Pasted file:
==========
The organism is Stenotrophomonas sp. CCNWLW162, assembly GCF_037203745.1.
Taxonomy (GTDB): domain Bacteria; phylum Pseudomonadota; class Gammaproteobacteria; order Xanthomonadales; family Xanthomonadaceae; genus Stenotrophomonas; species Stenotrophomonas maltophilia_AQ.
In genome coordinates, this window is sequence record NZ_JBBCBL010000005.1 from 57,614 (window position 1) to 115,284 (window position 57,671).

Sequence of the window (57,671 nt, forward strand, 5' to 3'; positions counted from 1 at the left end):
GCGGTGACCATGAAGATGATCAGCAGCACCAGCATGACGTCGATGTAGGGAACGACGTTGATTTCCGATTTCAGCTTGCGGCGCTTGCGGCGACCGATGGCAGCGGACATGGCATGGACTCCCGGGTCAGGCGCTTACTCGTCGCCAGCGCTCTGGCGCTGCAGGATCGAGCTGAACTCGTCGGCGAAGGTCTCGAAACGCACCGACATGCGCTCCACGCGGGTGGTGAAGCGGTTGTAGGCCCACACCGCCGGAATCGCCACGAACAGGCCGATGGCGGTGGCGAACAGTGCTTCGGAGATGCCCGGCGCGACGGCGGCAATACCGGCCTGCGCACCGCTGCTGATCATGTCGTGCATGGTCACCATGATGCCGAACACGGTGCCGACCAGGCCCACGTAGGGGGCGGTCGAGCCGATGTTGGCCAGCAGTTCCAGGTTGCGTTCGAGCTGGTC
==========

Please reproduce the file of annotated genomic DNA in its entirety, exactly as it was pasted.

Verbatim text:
The organism is Stenotrophomonas sp. CCNWLW162, assembly GCF_037203745.1.
Taxonomy (GTDB): domain Bacteria; phylum Pseudomonadota; class Gammaproteobacteria; order Xanthomonadales; family Xanthomonadaceae; genus Stenotrophomonas; species Stenotrophomonas maltophilia_AQ.
In genome coordinates, this window is sequence record NZ_JBBCBL010000005.1 from 57,614 (window position 1) to 115,284 (window position 57,671).

Sequence of the window (57,671 nt, forward strand, 5' to 3'; positions counted from 1 at the left end):
GCGGTGACCATGAAGATGATCAGCAGCACCAGCATGACGTCGATGTAGGGAACGACGTTGATTTCCGATTTCAGCTTGCGGCGCTTGCGGCGACCGATGGCAGCGGACATGGCATGGACTCCCGGGTCAGGCGCTTACTCGTCGCCAGCGCTCTGGCGCTGCAGGATCGAGCTGAACTCGTCGGCGAAGGTCTCGAAACGCACCGACATGCGCTCCACGCGGGTGGTGAAGCGGTTGTAGGCCCACACCGCCGGAATCGCCACGAACAGGCCGATGGCGGTGGCGAACAGTGCTTCGGAGATGCCCGGCGCGACGGCGGCAATACCGGCCTGCGCACCGCTGCTGATCATGTCGTGCATGGTCACCATGATGCCGAACACGGTGCCGACCAGGCCCACGTAGGGGGCGGTCGAGCCGATGTTGGCCAGCAGTTCCAGGTTGCGTTCGAGCTGGTC